(Nevertheless, the court went on to dismiss most--but not all--of Dr. Charest's claims. The facts are too complicated to get into in the scope of this blog entry, but if you're interested in the relationship between research universities and their graduate students, it's an interesting read.)

April 4, 2016 in Commentary, Recent Cases, Teaching, True Contracts, Web/Tech | Permalink | Comments (0)

Friday, April 1, 2016

Airlines and Terminal Change Information

Are airlines contractually bound to inform their passengers of a possible terminal change between the time of printout of one’s boarding tickets and the flight departure under the duty of good faith? No, found a district court judge for the District of Columbia. The case is Naqvi v. Saudi Arabian Airlines, 14-cv-01314.

What’s more, airlines are also not under any contractual good faith duty to give passengers water in the terminal or to ensure that terminal restrooms are sanitary.

The case was brought by a passenger who went to the terminal listed on his boarding passes that he had printed out the night before his early-morning flight. However, when he got to that terminal, he learned that his flight departed from another terminal five miles away (in Jeddah, Saudi Arabia). He rushed there by cab, but because of construction, was dropped off several hundred feet away, thus having to walk that distance with his luggage. The passenger made it to the boarding area lounge fifteen minutes before boarding started. As he had diabetes, he asked for a glass of water so that he could take his medication. He was told that no water was available, and instead went to the apparently very unhygienic bathrooms in the terminal. During the flight, he fel Unknownl sick because of the, for him, unusual level of physical activity. He subsequently sued in the United States (of course).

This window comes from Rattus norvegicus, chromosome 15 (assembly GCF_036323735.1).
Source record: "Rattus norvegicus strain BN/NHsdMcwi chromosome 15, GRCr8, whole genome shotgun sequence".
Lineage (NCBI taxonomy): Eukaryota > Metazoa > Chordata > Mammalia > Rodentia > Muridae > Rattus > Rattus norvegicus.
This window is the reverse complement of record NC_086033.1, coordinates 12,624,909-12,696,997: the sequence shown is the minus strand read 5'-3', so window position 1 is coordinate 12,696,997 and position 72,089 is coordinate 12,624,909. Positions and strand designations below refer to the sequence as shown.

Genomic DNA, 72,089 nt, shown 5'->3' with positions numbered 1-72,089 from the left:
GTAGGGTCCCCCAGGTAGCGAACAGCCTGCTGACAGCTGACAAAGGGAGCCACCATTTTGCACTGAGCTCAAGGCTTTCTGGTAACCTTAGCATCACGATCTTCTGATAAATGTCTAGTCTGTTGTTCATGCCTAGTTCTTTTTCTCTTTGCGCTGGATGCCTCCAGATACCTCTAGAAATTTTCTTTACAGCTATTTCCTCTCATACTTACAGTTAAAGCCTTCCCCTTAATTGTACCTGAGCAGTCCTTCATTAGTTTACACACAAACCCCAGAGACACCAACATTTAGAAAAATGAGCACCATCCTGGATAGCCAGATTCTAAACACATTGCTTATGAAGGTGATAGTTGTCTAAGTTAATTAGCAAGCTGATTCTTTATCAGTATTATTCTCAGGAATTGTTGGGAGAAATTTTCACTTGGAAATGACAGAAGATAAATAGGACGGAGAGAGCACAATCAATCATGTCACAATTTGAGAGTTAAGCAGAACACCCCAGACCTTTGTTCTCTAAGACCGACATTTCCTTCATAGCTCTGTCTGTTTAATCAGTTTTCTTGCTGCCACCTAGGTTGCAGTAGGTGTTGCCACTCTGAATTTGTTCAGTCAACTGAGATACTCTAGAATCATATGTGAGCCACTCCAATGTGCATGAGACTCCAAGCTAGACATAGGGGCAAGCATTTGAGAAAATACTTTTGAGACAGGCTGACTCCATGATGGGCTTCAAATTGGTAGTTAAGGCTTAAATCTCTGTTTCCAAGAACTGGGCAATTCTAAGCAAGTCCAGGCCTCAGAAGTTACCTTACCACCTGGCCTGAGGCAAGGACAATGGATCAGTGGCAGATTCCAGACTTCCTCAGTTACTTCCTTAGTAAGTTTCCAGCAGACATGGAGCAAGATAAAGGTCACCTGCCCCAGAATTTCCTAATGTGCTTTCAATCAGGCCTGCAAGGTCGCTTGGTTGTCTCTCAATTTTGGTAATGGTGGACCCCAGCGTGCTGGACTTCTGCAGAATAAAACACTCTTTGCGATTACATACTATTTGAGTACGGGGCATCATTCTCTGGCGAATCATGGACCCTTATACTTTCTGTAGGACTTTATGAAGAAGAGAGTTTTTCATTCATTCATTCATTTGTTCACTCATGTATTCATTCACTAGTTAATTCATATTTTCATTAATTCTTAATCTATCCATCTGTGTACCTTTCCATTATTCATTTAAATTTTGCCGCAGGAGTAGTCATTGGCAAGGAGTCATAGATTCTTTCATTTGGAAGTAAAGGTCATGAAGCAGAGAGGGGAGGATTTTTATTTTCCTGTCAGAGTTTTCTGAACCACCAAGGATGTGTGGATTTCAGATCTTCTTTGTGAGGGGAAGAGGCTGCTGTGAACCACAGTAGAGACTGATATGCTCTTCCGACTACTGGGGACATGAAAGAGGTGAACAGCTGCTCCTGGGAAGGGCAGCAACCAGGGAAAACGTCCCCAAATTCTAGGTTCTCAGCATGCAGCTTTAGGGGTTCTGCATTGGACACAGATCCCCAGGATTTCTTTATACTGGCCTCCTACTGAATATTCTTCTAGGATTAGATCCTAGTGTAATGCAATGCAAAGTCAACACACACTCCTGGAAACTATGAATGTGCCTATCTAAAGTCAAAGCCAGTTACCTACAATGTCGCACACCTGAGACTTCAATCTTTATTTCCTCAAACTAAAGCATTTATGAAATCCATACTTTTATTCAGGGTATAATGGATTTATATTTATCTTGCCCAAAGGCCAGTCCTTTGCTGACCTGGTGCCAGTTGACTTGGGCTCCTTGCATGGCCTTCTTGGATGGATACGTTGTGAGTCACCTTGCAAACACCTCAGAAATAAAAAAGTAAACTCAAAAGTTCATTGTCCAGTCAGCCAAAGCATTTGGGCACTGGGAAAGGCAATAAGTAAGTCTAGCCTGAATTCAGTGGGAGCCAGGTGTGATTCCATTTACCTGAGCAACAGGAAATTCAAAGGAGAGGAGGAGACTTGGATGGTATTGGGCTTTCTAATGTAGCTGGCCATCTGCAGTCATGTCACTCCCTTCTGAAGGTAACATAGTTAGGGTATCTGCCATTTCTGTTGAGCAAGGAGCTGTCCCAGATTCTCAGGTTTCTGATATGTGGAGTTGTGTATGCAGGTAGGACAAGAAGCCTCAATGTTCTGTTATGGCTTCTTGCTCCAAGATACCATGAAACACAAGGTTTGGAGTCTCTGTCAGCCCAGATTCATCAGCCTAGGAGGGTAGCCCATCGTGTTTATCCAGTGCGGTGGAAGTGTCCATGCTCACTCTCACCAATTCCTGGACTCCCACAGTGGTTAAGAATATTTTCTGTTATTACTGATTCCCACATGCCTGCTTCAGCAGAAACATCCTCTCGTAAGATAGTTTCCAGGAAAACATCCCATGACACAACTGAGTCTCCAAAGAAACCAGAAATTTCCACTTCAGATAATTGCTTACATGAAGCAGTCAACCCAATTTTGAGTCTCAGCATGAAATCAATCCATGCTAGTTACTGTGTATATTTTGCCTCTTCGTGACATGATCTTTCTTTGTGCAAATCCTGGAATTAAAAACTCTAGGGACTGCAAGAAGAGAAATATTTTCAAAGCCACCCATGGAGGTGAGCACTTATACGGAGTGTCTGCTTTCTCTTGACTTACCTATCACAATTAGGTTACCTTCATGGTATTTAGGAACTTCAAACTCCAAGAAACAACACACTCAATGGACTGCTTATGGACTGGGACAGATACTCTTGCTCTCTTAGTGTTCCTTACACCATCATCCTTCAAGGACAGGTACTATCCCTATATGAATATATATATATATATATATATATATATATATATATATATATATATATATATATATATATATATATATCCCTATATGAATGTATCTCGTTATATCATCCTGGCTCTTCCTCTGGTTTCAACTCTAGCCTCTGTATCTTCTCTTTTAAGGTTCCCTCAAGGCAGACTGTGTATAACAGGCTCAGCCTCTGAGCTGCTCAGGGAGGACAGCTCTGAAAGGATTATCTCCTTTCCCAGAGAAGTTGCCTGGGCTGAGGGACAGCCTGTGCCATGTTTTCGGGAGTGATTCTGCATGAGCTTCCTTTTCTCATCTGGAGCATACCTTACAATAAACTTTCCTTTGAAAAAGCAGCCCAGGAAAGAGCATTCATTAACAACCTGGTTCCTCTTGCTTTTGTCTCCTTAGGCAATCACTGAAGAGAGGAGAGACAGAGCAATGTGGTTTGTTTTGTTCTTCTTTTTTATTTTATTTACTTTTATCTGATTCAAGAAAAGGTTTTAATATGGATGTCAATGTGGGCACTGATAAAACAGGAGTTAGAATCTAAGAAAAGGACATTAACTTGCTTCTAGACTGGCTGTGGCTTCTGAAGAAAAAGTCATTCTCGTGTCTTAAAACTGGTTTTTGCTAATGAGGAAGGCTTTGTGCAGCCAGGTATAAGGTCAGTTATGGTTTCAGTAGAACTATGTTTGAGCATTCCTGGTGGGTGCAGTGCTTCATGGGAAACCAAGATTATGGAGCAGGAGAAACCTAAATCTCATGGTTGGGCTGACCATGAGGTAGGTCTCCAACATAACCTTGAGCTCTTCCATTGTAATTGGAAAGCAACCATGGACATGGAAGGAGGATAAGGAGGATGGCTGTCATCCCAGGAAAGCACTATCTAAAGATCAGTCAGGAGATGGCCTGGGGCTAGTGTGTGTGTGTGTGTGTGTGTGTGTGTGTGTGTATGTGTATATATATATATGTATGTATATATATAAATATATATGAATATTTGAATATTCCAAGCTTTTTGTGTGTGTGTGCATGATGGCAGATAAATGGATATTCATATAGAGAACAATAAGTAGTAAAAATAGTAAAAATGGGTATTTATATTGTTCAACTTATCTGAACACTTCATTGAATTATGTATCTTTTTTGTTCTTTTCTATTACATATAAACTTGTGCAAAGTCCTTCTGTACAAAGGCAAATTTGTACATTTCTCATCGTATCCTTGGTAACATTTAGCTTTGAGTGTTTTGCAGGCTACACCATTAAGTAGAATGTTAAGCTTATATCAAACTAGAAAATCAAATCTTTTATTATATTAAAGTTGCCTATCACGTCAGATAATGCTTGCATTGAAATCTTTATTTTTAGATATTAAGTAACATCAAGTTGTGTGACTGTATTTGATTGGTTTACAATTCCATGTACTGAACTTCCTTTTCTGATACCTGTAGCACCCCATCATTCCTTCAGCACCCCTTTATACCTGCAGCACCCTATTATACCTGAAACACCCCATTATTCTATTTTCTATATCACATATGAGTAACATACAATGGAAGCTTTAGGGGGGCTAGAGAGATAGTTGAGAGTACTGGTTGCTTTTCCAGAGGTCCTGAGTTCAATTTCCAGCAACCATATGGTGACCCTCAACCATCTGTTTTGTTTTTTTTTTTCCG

The court found that airlines have no obligation to provide notification of terminal changes, transportation or baggage handling between terminals in the event of a change, water or clean terminal bathrooms. Thus, since no contractual duties lay, the airline also had not breached any good faith violations thereof. Would it now, however, be a good idea for the airlines to do so anyway, via a text message or otherwise? It would seem so… and how hard would it really be for an airline to give their own passenger a glass of water since the boarding had not even started yet?

Better double-check those departure gates and terminals accurately in the future.

April 1, 2016 in Travel, True Contracts | Permalink | Comments (1)

Thursday, March 31, 2016

Weekly Top Ten SSRN Contracts Downloads (March 31, 2016)

Top Ten Logo 1

SSRN Top Downloads For SSRN Logo (small)
Contracts & Commercial Law eJournal

Rank Downloads Paper Title
1 371 Major League Soccer as a Case Study in Complexity Theory
Steven A. Bank
University of California, Los Angeles (UCLA) - School of Law